There is so much concern amongst both front-line staff, managers, and all our customers, about the rising cost of living, and the increasing difficulties of making ends meet.
In the first part of this Editorial series, we explore what this means for the contact centre and customer service sector, both for the customers and our people, the effect it is having, and will continue to have, on our People and Customers, and what can Employers do to support, with a range of views from those running operations, and those supporting people and vulnerable customers.
What are the challenges for Contact Centres?
“The cost of living crisis is having a widespread impact on people in the UK. As bills soar and inflation impacts food prices, many are facing difficult choices between essential necessities that they should never have to make.
This is impacting contact centre employees both in the workplace and in their personal lives. Those in the utilities sector are dealing with extremely high call volumes and increasingly distressed customers. Outside of work, these same employees are also struggling to make ends meet.” says Janine Hunt, Client Partnership Director at Kura.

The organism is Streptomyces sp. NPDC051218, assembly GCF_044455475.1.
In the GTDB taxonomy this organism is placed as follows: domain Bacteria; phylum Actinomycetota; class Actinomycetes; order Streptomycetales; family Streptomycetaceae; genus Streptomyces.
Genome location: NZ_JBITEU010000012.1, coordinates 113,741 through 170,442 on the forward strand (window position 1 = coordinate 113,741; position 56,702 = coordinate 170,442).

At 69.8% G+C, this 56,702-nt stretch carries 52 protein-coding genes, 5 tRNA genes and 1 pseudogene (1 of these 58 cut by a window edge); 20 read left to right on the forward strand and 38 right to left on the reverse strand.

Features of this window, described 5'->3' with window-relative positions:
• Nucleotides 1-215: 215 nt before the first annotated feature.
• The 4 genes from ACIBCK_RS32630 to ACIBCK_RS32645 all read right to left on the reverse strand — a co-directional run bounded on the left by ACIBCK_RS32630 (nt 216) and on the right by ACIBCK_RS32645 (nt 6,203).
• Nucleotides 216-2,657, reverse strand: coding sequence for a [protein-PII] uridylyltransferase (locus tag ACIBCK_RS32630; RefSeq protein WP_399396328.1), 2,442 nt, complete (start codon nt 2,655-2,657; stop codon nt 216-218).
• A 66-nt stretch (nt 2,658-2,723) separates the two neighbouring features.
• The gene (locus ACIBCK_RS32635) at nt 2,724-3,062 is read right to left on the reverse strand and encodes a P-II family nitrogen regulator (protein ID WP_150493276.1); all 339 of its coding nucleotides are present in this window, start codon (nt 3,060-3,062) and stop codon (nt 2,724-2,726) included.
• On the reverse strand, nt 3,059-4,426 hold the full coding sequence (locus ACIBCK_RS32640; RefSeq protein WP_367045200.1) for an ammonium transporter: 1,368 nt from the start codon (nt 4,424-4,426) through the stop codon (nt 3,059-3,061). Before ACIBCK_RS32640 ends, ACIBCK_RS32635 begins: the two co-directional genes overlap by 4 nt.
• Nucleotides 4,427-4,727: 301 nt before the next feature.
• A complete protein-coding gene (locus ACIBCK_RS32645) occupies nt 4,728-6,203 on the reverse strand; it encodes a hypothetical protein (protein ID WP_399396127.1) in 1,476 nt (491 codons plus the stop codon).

“The cost of living crisis is having a massive effect on contact centre workers both personally and professionally. At the same time as dealing with customers who are experiencing financial hardship, many are spending their personal time fretting about making ends meet themselves. While businesses are also feeling the squeeze of inflation, they should be looking after their people.”
“We continue to face challenges as employers with the cost of living crisis and the impact that this is having on our employees and our customers. Over recent months we have all experienced significant increases to our energy, food, and travel costs. This is not only a financial concern but is impacting on how we are feeling both at work and at home.” says Jo Regan-Iles, Chief People Officer at Ventrica.
“With additional financial pressures for many employees who may be on the National minimum wage, employers need to have a clear communication strategy, as in many sectors they will have increased financial demands from supply chain costs, ongoing real estate costs, potential loss of revenue from contracts that may have reduced in call volumes or terminated. It is not always easy to be able to increase costs especially as we are finding our way out of the pandemic. It has been a very tough two years for everyone.
As an industry we also need to continue to look at how we can improve the customer journey and experience by introducing more automation and have the ability to be able to deal with more customer contact, especially during a surge in contacts, as an example with energy bills”.
What may be the impact on Retention and Attrition?